Radical changes are undoubtedly called for in a world struggling to cope with climate change, and in my own country that is in the verge of being governed by politicians denying climate science. It is certainly called for in a tourism and hospitality sector that is still managed on the basis of traditional economic measures: number of visitors, number of overnight stays, average spending, guest satisfaction, growth in numbers, markets and destinations. Annual dashboards and programs are always framed in positivity: road maps for flourishing economies, objectives to achieve climate neutrality, set comfortably far ahead in time—2030 is usually the closest date. In contrast to these cautious, mainly voluntary strategies, some economists warn that the current economic system will inevitably destroy planetary resources: they predict scenarios of degrowth and government-imposed budgeting of consumption.

Just looking at the current state of climate change, with record heat in summer and unprecedented flooding in winter, no business can afford to lean back and plan for incremental change. Planning is still necessary, but we are often forced to act immediately. Recent advice on sustainability goals for hospitality neatly enumerates five areas: first, increased energy efficiency and reduction of GHG; second, a reduction in water consumption and an increase in water use efficiency; third, reduction in food waste; fourth, circular hospitality, and fifth, sustainable transport and travel—with latest technology promising to help us achieve these goals in time. To these ecological goals should be added new obligations such as the legal duty to disclose sustainability impacts, including deforestation-free value chains and the equally challenging societal goals, guaranteeing decent work conditions and reducing inequality across the (global) supply chain.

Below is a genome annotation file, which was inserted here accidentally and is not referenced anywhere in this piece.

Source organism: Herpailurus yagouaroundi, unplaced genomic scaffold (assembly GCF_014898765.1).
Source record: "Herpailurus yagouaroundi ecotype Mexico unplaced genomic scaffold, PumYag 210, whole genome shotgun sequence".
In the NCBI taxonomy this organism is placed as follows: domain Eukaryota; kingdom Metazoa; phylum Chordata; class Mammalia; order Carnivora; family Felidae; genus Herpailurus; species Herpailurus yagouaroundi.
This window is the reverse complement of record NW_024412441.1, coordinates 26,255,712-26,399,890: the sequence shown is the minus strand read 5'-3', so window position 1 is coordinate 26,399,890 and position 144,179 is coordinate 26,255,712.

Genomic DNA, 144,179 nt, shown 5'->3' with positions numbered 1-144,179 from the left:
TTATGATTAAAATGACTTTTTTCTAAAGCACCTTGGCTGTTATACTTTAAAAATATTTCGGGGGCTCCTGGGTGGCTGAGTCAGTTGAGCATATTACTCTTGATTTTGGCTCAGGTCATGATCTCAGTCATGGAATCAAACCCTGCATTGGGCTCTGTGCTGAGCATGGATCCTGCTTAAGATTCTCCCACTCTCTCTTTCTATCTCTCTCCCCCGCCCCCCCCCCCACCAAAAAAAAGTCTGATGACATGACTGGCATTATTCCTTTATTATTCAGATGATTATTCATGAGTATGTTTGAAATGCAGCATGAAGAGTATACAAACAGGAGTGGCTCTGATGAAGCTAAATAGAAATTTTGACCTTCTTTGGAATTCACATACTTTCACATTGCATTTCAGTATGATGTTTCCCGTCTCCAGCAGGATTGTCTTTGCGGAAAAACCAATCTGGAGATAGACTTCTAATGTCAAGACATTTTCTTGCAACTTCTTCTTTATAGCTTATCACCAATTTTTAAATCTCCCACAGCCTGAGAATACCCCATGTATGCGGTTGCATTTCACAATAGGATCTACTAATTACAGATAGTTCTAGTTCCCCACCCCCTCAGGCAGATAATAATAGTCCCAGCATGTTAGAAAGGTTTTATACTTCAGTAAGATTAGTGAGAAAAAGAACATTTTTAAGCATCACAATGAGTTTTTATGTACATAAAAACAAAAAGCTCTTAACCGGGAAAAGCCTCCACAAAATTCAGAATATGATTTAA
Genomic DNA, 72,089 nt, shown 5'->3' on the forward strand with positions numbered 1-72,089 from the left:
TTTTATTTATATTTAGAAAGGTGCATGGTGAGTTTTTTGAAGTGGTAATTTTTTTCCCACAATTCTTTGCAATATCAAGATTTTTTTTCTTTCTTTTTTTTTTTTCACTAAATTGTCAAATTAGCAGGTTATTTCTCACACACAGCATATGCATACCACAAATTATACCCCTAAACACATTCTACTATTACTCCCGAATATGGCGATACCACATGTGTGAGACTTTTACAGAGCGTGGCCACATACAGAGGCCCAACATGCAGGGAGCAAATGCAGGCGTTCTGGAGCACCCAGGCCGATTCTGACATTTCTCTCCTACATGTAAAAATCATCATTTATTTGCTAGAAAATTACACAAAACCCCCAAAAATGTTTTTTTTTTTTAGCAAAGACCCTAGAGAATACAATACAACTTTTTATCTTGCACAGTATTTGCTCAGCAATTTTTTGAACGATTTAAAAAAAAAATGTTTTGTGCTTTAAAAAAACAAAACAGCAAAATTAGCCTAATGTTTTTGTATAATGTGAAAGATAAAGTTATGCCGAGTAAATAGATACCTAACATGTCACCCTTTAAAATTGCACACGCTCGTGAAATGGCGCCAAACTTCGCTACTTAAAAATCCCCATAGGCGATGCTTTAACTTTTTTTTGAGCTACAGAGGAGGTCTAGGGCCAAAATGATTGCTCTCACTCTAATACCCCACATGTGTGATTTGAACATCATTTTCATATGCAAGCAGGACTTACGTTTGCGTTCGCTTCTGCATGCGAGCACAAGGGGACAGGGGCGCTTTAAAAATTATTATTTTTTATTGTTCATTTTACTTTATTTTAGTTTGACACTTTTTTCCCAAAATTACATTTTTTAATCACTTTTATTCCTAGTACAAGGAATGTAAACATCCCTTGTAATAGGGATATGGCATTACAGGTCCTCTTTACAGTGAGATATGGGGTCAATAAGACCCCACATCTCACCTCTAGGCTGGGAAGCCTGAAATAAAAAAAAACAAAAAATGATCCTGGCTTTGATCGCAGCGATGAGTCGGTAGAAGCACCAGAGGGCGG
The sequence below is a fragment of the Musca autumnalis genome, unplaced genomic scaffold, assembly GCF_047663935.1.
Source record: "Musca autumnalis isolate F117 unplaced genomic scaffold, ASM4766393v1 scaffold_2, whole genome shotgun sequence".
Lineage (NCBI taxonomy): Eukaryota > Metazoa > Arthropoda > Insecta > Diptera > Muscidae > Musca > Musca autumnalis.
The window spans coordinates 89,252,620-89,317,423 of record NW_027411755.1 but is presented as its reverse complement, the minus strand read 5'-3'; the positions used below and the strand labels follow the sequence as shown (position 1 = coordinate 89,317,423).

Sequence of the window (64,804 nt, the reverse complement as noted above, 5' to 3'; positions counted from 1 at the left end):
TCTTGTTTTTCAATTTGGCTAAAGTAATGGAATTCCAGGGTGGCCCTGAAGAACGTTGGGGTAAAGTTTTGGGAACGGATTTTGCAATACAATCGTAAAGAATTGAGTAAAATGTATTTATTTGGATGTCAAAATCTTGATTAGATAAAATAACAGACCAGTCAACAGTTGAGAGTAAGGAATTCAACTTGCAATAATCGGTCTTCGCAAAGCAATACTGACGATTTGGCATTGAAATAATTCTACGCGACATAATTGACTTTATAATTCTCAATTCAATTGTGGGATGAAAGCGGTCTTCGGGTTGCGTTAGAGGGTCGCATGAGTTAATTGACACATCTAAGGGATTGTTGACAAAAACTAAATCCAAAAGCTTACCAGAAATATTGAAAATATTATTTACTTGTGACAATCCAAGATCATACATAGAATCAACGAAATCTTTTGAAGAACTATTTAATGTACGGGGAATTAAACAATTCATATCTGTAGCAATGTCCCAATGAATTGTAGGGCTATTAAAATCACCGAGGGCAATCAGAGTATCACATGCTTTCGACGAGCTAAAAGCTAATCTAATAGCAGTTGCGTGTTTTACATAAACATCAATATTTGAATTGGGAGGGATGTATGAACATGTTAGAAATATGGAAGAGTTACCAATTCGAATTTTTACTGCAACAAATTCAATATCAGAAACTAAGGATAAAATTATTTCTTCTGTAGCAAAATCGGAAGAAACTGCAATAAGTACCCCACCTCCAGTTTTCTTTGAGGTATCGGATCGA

The climate crisis is affecting all of us today, confronting us with unexpected and unplanned extreme weather events. The social fabric is affected by local disruptions of local infrastructure, landscape and natural ecosystems, and polarization occurs around events such as the arrival of refugees because of conflict- or climate-related displacement. For hotels, accommodating asylum seekers amidst fierce local debate, while this may be relatively good for business, requires major adjustments in operations.

For hospitality professionals who are traditionally focused on managing cost-effective hospitality operations, radical change, which will inevitably involve short-term cost and effort, looks like something to avoid. But such discomfort is nothing compared to what hospitality businesses already face when their property is flooded, when destinations are avoided because of excess heat, water shortage or other lasting ecological damage. It is not enough to report responsibility on paper, or plan for climate-neutral operations, tasks which are challenging enough. It takes courage to face up to the full extent of the challenges ahead.

It is now essential to do all of it: climate mitigation and climate adaptation, taking a human centered approach, and seeking solutions to safeguard livelihoods. Climate adaptation means to build resilience, to be prepared and train for appropriate action in emergencies. Timely use of data predicting extreme events, emergency response planning, securing properties, evacuating guests, hosting evacuees, organizing emergency support, knowing how to access relief funding or insurance money. These actions depend on effective human collaboration instead of competition. Collaborative intelligence must be a core skill for teams, as we become interdependent across value chains and local communities. Hospitality professionals will benefit from the experience of partners in their value chains, local relief and aid organizations, specialists in fire control, water use, renewable energy and natural ecosystems.

So, what could radical change look like? It must mean that we reject all denial of the climate crisis and accept full responsibility for it. It means strong intellectual and practical effort, seeking knowledge from recent climate science, current events, and best practices and sharing solutions. It means that we work with technology to minimize our carbon footprint. Perhaps the most effective radical change is to harness our hospitality talents to handle this emergency today, not tomorrow. Fortunately, we possess the intelligence to master complexity, and the heart to care for the world around us.


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